You’d have to have been living under a rock not to have heard of the Swedish concept of “flygskam” or “flight shaming”!
But it’s something you really do need to be aware of as cabin crew, particularly with airlines ramping up their commitments to sustainability.
In recent times global air travel has grown on average by around 5% per year – and forecasts from industry experts show that this is set to continue until at least 2025.
However, in a recent survey one in five of the people said they’d cut the number of flights they made over the last year because of the impact on the climate.
The Greta Effect
High-profile, media publicised campaigns (like the example set by school girl Greta Thunberg) has brought the issue into the spotlight in the past year, which has not only helped increase awareness of the issue of climate change, but could have the potential to cause a change in flying habits, especially in wealthier parts of the world like the US and Europe.
It’s impossible to deny that climate change is a huge issue, and that carbon emissions contribute to this. However, is it fair to place so much blame on the airline industry?
The concept of flying and travel is so important – especially as it has became more affordable. It lets people see the world, connect with family, and have amazing experiences – learning about new cultures and ways of life. At a time when diversity is such a prominent issue this is something to embrace.
However, the huge media outcry over flight shaming, and the ‘Greta Effect’ as it is sometimes called, have made many people feel incredibly guilty, and question the necessity of travelling by air – even if it’s the most sensible option for them at that time.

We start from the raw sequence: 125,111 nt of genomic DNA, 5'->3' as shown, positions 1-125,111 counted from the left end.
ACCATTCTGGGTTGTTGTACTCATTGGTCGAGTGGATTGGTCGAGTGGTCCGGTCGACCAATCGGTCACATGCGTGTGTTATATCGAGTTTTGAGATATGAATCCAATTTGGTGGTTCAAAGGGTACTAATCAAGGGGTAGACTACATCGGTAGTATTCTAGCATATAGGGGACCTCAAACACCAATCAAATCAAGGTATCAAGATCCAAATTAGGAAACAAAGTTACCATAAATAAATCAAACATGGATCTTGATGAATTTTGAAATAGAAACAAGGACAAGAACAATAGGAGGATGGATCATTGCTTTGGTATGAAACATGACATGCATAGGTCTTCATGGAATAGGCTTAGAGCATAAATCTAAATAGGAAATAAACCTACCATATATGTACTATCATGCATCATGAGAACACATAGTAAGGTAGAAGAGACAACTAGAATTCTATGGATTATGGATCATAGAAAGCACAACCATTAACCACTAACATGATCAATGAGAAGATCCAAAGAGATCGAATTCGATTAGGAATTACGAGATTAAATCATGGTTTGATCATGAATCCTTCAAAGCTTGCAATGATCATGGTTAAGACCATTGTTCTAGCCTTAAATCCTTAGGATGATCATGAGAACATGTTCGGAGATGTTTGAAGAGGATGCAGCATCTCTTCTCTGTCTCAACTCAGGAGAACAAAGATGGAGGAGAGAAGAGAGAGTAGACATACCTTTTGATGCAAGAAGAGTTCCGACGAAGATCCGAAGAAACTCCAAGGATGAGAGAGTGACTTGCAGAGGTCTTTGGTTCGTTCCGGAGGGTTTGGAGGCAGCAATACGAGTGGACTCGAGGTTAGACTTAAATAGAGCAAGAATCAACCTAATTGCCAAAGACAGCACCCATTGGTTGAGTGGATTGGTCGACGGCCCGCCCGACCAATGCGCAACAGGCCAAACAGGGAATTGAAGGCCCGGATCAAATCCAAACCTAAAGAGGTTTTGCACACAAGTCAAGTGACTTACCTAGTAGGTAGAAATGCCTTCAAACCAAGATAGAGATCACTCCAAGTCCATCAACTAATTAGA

There are other, major contributors to the problem of climate change. Figures show that even if the global aviation industry halved its emissions, the overall effect on global carbon emissions as a whole would be minimal. Other industries, such as ‘disposable’ fashion and textile manufacture and the food industry have a significantly more heavy carbon footprint.
That’s not to say that changes don’t need to be made however. And airlines are stepping up to the mark when it comes to sustainability.
The use of biofuels for example, and technological advances working towards electrically powered aircraft.
Donations by passengers to offset their cabin footprint.
The use of recycled materials in aircraft manufacture. All of these things are small steps in the right direction.
It seems the aviation industry is an easy target to place blame upon. But the part it plays in our daily lives, in giving access people to explore the world, in providing aid and travel to those that need it in a timely and efficient way, in ensuring the smooth running of the global supply chain – all these things and more are being overlooked.